Figure 3 Food export supply and COVID-19 price effects in various trade policy scenarios

Source: Espitia et al. (2020a).

Under the baseline scenario (such as China) for the initial shock, we found that an increase in export restrictions would cause a decline in global food export supplies by an average of 40.1% in the quarter after the outbreak of a pandemic while global food prices would increase by an average of 12, 9%. Prices of key staples such as fish, wheat, vegetables and wheat and meslin will increase by 25% or more. In the downward and upward scenario, the supply of global food exports under uncooperative trade policies will decrease between 21% and 55.4% during the quarter after the pandemic outbreak. Food prices will increase on average between 6.6% and 17.9% (Figure 3).

Countries that depend on imported food will be the most affected

The negative effects of COVID-19 and export restrictions on the food market will mainly be felt by the poorest countries. We find that countries that are most dependent on food imports include Tajikistan, Azerbaijan, Egypt, Yemen, and Cuba, which will experience an increase in food prices on average ranging between 15% and 25.9% (Figure 4). For cereals, countries that are dependent on imported and least-developed food imports will see price increases of up to 35.7%. While today several factors can contribute to mitigating rising food prices (higher buffer stocks for staple foods, lower oil prices), poverty can increase as a result of a crisis that makes smaller food price increases a threat to food security in developing countries.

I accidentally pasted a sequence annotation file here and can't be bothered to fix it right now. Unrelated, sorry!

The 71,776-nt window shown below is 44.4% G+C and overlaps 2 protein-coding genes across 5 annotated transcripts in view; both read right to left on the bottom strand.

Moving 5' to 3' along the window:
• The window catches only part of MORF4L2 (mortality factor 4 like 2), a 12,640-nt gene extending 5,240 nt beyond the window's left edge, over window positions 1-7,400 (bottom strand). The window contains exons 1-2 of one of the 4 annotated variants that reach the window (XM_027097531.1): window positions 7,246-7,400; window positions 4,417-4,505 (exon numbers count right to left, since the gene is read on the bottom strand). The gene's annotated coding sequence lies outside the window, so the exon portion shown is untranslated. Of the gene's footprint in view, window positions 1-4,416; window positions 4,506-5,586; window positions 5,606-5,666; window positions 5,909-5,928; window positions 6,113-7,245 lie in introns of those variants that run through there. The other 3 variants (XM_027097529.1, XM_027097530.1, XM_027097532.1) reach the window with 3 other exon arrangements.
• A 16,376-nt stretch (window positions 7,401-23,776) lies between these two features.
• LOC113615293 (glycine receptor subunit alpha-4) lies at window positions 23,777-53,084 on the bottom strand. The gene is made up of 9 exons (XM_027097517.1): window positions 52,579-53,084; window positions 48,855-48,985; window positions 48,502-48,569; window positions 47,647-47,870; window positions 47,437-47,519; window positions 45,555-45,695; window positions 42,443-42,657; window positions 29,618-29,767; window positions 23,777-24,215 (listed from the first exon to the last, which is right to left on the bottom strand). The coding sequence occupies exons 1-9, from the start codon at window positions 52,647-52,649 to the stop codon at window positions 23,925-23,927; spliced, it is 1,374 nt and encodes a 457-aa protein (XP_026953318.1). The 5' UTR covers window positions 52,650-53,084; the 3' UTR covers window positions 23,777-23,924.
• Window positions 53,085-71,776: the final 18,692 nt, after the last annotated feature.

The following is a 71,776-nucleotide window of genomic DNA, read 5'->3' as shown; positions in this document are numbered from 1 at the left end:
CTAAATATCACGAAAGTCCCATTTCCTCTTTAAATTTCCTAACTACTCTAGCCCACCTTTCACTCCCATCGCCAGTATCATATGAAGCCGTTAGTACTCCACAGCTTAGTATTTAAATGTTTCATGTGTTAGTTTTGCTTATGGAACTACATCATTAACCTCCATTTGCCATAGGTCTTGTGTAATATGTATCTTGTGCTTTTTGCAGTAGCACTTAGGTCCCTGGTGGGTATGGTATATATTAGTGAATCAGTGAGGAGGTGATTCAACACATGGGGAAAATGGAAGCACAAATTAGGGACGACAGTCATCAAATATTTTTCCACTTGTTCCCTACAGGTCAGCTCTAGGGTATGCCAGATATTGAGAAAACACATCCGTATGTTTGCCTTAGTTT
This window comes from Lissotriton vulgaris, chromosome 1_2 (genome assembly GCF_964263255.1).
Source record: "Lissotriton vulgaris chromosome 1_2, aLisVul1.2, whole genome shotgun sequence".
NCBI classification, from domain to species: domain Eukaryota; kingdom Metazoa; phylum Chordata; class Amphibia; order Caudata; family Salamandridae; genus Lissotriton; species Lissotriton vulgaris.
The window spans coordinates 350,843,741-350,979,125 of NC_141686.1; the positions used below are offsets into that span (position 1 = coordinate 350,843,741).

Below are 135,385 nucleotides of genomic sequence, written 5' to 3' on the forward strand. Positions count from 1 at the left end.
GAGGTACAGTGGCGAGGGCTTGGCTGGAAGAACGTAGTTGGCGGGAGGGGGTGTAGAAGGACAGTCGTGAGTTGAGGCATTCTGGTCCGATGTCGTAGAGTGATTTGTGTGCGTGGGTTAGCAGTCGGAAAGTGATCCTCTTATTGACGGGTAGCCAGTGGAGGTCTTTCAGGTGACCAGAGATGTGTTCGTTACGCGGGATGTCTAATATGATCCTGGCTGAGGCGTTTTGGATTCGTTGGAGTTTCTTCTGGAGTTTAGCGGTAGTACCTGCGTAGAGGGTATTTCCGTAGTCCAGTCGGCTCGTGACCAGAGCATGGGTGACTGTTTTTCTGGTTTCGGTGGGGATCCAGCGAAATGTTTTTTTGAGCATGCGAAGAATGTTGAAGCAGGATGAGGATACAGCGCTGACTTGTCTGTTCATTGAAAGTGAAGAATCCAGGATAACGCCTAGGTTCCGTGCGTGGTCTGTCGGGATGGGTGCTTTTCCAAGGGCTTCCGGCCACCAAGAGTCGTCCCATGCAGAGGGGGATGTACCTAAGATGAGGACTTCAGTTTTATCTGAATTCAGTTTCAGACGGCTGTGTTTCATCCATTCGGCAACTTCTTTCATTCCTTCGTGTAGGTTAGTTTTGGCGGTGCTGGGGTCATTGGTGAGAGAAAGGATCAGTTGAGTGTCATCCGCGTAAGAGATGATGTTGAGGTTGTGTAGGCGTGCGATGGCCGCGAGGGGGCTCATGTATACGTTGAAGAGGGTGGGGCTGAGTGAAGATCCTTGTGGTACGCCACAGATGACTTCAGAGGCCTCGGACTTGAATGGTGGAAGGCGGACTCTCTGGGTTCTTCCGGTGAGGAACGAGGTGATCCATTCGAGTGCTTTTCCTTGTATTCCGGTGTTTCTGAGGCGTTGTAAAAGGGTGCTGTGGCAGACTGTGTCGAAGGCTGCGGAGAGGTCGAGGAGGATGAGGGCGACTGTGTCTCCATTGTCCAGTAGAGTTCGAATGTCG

Figure 4 Increase in food prices for countries that depend on imported food, a retaliation scenario

Source: Espitia et al. (2020a).

Important policy choices

The government can avoid this negative result. Restrictions on exports are basically your beggars’ policies, which is why they encourage retaliation rather than cooperation. The first best approach will consist of actions aimed at minimizing disruptions to food supply, such as ensuring that workers in the food sector can continue to produce under good and safe health conditions, eliminate congestion that damages the food supply chain, and ensure that trade is a key input in food production can smoothly flow across borders. This approach, by increasing domestic food supply, will reduce global supply shortages and reduce price spikes, thus having a positive overflow effect on other countries.

Editor’s note: The views expressed in this column are those of the authors and their views do not represent the views of the World Bank Group.

Reference

Aguiar, A, M Chepeliev, E Funnel, R McDougall and D van der Mensbrugghe (2019), “GTAP Database: Version 10”, Journal of Global Economic Analysis 4 (1): 1-27.

Espitia, A, N Rocha and M Ruta (2020a), “Covid-19 and Food Protectionism: The Impact of the Pandemic and Export Restrictions on the World Food Market ”World Bank working paper.

Espitia, A, N Rocha and M. Ruta (2020b), “Database of trade flows and COVID-19 policies“, Washington DC: World Bank.

EUI-GTA-WB (2020), “Covid-19 Trade Policy Monitoring: Food and Medical Products

Giordani, P, N Rocha and M Ruta (2016), “Food prices and the multiple effects of trade policy”, Journal of International Economics 101: 102-122.

Laborde, D, W Martin and R Vos (2020), “Poverty and food insecurity can grow dramatically when COVID-19 spreads”, International Food Policy Research Institute, April 16.

Martin W and J Glauber, (2020), “Trade policy and food safety”, in R Baldwin and S Evenett (eds), COVID-19 and Trade Policy: Why Reviving the Inner Will Not Work, London: CEPR Press.

Torero Cullen, M (2020), “Coronavirus, food supply chain under pressure: what to do?”, Food and Agriculture Organization, March 24.

Voegele, J (2020), “Three imperatives to keep food moving in times of fear and confusion”, World Bank Voices, April 3.

Final note

1 The most affected countries are defined based on information from the World Health Organization about the total number of confirmed cases.

2 To explain this heterogeneous effect across countries and products, we rely on country-product-level data on the share of low-skilled workers in total value added in exports (Auguiar et al. 2019).